Jobs Events Advertise Newsletter

"Turned their back on the First Nations people" : Queensland's Treaty Minister slams LNP during question time

Dechlan Brennan -

Queensland's Treaty Minister has accused the state opposition of abandoning First Nations people after withdrawing their support for the treaty process.

Last year, the Liberal National Party back-flipped on their previously bi-partisan support for the treaty process, with opposition leader claiming in the wake of the Voice to Parliament referendum that the "path to treaty will only create further division".

On Wednesday, Quandamooka woman and Treaty Minister Leeanne Enoch addressed Queensland Parliament in response to a question from LNP MP John-Paul Langbroek about whether tax exemptions would form part of the government's path to treaty process.

The Minister criticised the opposition, arguing they had voted in favour of the legislation and then "within moments of a completely different decision, backflipped on Treaty and turned their back on Aboriginal and Torres Strait Islander people".

"[They] turned their back on the First Nations people of this state, and any question from them [LNP] on Treaty, is about undermining Treaty," Ms Enoch said during a fiery sitting of Parliament.

"That is the nature of the LNP."

She said the legislation made clear there were bodies of work underway, including the establishment of a treaty institute and a truth-telling and healing inquiry.

"That is part of the legislation that this whole house backed, and those opposite have backflipped on," the Minister said, and argued through legislation, it was known what those two bodies of work currently being finalised would look like in Queensland.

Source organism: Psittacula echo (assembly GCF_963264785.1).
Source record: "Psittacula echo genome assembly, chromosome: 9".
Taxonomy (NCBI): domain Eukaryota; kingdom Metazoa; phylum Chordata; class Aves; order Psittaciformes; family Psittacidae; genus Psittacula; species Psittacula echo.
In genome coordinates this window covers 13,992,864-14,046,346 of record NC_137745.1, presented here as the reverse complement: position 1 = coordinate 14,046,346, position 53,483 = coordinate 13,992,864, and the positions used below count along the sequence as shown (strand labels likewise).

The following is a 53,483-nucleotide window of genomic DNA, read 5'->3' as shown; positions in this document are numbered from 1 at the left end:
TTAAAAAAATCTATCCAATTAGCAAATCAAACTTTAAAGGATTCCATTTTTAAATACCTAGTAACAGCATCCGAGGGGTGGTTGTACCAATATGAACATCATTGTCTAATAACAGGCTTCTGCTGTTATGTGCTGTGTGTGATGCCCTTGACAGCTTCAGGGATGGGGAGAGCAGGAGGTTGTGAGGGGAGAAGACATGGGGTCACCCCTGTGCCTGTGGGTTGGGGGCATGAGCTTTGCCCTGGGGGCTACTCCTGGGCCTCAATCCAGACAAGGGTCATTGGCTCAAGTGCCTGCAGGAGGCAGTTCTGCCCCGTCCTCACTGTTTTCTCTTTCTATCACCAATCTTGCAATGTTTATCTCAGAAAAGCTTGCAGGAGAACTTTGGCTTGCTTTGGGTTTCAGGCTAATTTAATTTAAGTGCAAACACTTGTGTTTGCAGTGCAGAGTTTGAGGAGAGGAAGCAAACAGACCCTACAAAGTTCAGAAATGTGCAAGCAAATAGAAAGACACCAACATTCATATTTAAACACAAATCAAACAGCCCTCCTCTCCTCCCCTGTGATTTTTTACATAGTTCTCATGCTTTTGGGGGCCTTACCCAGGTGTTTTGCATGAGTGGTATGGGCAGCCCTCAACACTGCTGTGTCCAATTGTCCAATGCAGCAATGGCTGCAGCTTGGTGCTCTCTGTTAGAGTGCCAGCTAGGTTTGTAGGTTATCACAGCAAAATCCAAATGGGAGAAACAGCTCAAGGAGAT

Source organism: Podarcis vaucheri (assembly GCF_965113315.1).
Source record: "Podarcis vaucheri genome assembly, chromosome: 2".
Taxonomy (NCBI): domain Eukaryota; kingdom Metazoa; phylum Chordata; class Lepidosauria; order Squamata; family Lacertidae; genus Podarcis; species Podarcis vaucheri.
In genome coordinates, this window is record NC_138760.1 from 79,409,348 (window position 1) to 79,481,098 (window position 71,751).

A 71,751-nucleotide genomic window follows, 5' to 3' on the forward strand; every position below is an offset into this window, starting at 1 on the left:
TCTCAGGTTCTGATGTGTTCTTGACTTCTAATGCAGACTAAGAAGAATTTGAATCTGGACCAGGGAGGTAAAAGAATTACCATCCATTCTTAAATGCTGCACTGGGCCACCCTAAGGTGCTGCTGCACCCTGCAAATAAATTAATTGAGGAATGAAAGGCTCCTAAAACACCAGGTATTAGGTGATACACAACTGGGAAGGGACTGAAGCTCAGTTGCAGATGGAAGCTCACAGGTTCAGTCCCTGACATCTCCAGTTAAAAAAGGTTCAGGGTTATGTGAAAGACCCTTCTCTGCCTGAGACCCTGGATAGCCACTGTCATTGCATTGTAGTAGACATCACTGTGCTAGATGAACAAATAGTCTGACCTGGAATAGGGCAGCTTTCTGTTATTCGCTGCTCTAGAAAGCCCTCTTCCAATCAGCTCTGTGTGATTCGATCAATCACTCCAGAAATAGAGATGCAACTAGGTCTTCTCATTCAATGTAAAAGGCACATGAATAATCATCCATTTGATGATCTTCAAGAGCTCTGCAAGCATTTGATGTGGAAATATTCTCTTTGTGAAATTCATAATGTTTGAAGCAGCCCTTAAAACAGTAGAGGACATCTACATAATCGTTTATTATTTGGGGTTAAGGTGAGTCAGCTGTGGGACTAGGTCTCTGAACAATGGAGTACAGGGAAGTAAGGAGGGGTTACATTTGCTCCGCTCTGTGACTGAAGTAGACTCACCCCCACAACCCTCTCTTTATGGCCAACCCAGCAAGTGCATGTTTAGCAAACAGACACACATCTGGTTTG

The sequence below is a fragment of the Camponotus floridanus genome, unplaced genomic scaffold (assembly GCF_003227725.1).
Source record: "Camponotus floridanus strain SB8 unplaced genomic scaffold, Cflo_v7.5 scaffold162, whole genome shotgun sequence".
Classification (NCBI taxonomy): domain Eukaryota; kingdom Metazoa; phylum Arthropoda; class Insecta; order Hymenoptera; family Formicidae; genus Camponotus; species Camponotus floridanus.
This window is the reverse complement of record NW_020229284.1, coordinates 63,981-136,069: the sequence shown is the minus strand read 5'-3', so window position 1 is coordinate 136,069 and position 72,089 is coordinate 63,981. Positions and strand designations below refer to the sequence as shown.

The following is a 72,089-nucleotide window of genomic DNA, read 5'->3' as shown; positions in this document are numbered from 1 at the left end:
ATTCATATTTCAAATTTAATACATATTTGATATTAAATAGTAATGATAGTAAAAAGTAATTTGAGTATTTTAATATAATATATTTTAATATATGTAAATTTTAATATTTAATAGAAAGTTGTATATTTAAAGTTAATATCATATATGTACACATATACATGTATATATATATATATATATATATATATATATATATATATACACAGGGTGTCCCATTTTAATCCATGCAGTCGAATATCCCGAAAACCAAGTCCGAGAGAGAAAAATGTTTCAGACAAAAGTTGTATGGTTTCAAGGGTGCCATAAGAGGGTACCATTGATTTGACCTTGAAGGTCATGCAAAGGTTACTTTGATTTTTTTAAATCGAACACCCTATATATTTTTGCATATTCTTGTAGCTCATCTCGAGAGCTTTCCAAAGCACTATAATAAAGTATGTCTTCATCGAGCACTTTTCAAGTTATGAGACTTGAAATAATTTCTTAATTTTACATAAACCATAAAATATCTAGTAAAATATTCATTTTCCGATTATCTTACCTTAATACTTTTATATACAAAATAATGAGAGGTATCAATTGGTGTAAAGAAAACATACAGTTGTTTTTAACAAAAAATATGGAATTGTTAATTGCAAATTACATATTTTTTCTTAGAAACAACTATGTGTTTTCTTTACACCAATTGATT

"We will allow that work to occur and that will be a part of our pathway to Treaty."

Minister Enoch said the process formed an "important part" of closing the gap and argued the LNP previously cut funding to areas such as health and justice only contributed to a "widening of the gap."

"We know the unacceptable life outcomes of life outcomes of Aboriginal and Torres Strait Islander people compared to non-Indigenous Queenslanders…it's just unacceptable," she said.

The Queensland government themselves has been consistently under fire by human rights, Indigenous and legal groups for their handling of youth justice, including twice suspending the state's Human Rights Act last year.

The state now houses more Indigenous youths than anywhere else in the country, and recently saw two disabled Indigenous children die in the immediate aftermath of being housed in isolation in youth detention facilities.

However, sources who worked in these spaces during the last LNP government in Queensland have told National Indigenous Times under promise of anonymity that they are fearful of cuts to services designed to help Indigenous people - especially children - if the opposition wins the October state election, having seen the results under the Newman government.

   Related   

New Caledonia starting to calm after nights of strife
French police reinforcements have begun arriving in New Caledonia in a massive...
Supreme Court sets date for strip search class action against NSW police
The New South Wales Supreme Court has set a date for the strip search class acti...
Dechlan Brennan 18 May 2024
Māori masters graduate finds home in urban planning
Arizona Haddon, a recent Masters graduate in Urban Planning from the University...
Joseph Guenzler 17 May 2024

   Dechlan Brennan   

Supreme Court sets date for strip search class action against NSW police
The New South Wales Supreme Court has set a date for the strip search class acti...
Dechlan Brennan 18 May 2024
Koethuka Kakur: Sherrin gets a makeover for Sir Doug Nicholls round with new name and artwork
The iconic Sherrin - a mainstay on every oval across the country for decades - w...
Dechlan Brennan 17 May 2024
Charles Maimarosia doesn't need to speak loudly – his music does the talking
Charles Maimarosia is a quiet man in person. Well dressed, with a large smile, h...
Dechlan Brennan 17 May 2024